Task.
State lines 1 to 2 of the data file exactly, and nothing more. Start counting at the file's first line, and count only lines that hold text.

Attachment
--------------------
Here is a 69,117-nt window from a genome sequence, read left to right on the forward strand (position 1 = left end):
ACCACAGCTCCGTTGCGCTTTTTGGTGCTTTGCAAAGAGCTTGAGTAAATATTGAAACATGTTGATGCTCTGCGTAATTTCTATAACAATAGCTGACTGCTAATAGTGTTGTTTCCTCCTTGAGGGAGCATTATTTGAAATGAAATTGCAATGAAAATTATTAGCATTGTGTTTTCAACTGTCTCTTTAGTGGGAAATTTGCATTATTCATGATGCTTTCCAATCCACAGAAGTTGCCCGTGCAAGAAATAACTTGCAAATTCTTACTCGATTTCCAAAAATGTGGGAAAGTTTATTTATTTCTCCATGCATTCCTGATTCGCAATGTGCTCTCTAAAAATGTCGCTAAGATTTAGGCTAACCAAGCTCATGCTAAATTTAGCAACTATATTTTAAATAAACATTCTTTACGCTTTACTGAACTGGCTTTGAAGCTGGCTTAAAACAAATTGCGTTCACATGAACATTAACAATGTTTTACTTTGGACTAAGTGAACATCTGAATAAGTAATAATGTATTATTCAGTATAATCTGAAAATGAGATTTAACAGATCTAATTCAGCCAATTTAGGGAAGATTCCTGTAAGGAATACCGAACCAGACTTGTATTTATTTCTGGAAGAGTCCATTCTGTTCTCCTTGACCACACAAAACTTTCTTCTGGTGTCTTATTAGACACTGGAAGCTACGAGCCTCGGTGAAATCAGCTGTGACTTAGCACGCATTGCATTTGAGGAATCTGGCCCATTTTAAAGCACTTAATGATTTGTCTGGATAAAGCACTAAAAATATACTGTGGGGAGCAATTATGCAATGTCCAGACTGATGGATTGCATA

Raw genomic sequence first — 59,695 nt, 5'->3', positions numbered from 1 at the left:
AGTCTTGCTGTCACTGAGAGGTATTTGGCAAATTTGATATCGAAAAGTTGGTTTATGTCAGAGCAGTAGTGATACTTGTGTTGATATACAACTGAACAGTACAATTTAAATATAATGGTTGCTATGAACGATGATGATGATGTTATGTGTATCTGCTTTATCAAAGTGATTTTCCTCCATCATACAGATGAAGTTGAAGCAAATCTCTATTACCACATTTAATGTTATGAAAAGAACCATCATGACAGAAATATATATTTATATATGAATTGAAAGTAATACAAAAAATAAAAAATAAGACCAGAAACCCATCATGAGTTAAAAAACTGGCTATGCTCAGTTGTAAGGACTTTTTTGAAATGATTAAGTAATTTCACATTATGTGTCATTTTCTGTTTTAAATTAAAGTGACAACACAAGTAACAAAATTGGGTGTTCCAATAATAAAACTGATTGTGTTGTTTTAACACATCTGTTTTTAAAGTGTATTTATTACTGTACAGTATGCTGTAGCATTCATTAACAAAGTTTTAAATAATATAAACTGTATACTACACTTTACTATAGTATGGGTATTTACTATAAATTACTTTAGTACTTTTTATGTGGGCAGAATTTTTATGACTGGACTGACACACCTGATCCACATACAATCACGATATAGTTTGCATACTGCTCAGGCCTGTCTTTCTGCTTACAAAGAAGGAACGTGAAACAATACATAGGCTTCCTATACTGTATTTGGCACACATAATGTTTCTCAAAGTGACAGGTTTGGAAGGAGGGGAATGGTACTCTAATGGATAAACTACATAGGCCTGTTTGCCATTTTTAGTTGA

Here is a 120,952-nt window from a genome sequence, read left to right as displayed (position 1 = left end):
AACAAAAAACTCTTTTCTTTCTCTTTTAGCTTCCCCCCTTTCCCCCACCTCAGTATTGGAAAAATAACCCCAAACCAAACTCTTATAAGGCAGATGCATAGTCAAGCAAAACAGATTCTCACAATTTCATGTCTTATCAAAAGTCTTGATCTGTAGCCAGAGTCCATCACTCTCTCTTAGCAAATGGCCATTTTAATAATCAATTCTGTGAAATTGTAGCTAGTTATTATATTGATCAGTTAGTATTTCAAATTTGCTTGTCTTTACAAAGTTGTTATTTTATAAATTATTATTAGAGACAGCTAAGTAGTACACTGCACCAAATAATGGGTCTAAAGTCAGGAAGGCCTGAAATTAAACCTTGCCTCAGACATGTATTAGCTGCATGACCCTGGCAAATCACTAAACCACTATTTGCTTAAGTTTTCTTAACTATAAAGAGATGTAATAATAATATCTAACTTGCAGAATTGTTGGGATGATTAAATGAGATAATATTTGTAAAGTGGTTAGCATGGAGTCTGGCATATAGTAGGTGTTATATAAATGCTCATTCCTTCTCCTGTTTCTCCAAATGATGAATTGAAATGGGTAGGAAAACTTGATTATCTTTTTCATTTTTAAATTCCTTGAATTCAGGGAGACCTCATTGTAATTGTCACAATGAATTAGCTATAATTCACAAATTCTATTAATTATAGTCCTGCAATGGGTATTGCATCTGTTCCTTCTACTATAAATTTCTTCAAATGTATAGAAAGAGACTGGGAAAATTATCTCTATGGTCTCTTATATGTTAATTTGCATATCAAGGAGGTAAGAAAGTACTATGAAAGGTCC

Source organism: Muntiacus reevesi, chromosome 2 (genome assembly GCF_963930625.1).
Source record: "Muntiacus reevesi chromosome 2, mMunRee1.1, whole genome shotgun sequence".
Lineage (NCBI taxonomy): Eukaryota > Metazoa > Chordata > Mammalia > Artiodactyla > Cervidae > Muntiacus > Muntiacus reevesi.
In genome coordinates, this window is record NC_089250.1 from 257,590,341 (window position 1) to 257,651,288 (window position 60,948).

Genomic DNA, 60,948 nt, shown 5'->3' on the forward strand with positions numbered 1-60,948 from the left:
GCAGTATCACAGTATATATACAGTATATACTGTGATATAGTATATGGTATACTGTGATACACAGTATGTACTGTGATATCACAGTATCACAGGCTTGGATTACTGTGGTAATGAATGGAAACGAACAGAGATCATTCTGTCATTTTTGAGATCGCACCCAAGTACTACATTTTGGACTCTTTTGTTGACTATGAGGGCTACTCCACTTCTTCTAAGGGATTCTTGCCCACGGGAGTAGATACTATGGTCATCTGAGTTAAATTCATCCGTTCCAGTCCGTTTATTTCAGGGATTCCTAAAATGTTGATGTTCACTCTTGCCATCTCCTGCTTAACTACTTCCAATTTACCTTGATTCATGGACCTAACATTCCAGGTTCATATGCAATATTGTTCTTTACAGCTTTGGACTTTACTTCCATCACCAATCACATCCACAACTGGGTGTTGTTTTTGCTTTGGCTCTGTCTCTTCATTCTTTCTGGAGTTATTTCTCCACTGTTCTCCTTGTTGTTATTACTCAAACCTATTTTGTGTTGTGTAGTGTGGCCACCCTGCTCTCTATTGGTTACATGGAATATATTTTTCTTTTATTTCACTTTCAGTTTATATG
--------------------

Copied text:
Here is a 69,117-nt window from a genome sequence, read left to right on the forward strand (position 1 = left end):
ACCACAGCTCCGTTGCGCTTTTTGGTGCTTTGCAAAGAGCTTGAGTAAATATTGAAACATGTTGATGCTCTGCGTAATTTCTATAACAATAGCTGACTGCTAATAGTGTTGTTTCCTCCTTGAGGGAGCATTATTTGAAATGAAATTGCAATGAAAATTATTAGCATTGTGTTTTCAACTGTCTCTTTAGTGGGAAATTTGCATTATTCATGATGCTTTCCAATCCACAGAAGTTGCCCGTGCAAGAAATAACTTGCAAATTCTTACTCGATTTCCAAAAATGTGGGAAAGTTTATTTATTTCTCCATGCATTCCTGATTCGCAATGTGCTCTCTAAAAATGTCGCTAAGATTTAGGCTAACCAAGCTCATGCTAAATTTAGCAACTATATTTTAAATAAACATTCTTTACGCTTTACTGAACTGGCTTTGAAGCTGGCTTAAAACAAATTGCGTTCACATGAACATTAACAATGTTTTACTTTGGACTAAGTGAACATCTGAATAAGTAATAATGTATTATTCAGTATAATCTGAAAATGAGATTTAACAGATCTAATTCAGCCAATTTAGGGAAGATTCCTGTAAGGAATACCGAACCAGACTTGTATTTATTTCTGGAAGAGTCCATTCTGTTCTCCTTGACCACACAAAACTTTCTTCTGGTGTCTTATTAGACACTGGAAGCTACGAGCCTCGGTGAAATCAGCTGTGACTTAGCACGCATTGCATTTGAGGAATCTGGCCCATTTTAAAGCACTTAATGATTTGTCTGGATAAAGCACTAAAAATATACTGTGGGGAGCAATTATGCAATGTCCAGACTGATGGATTGCATA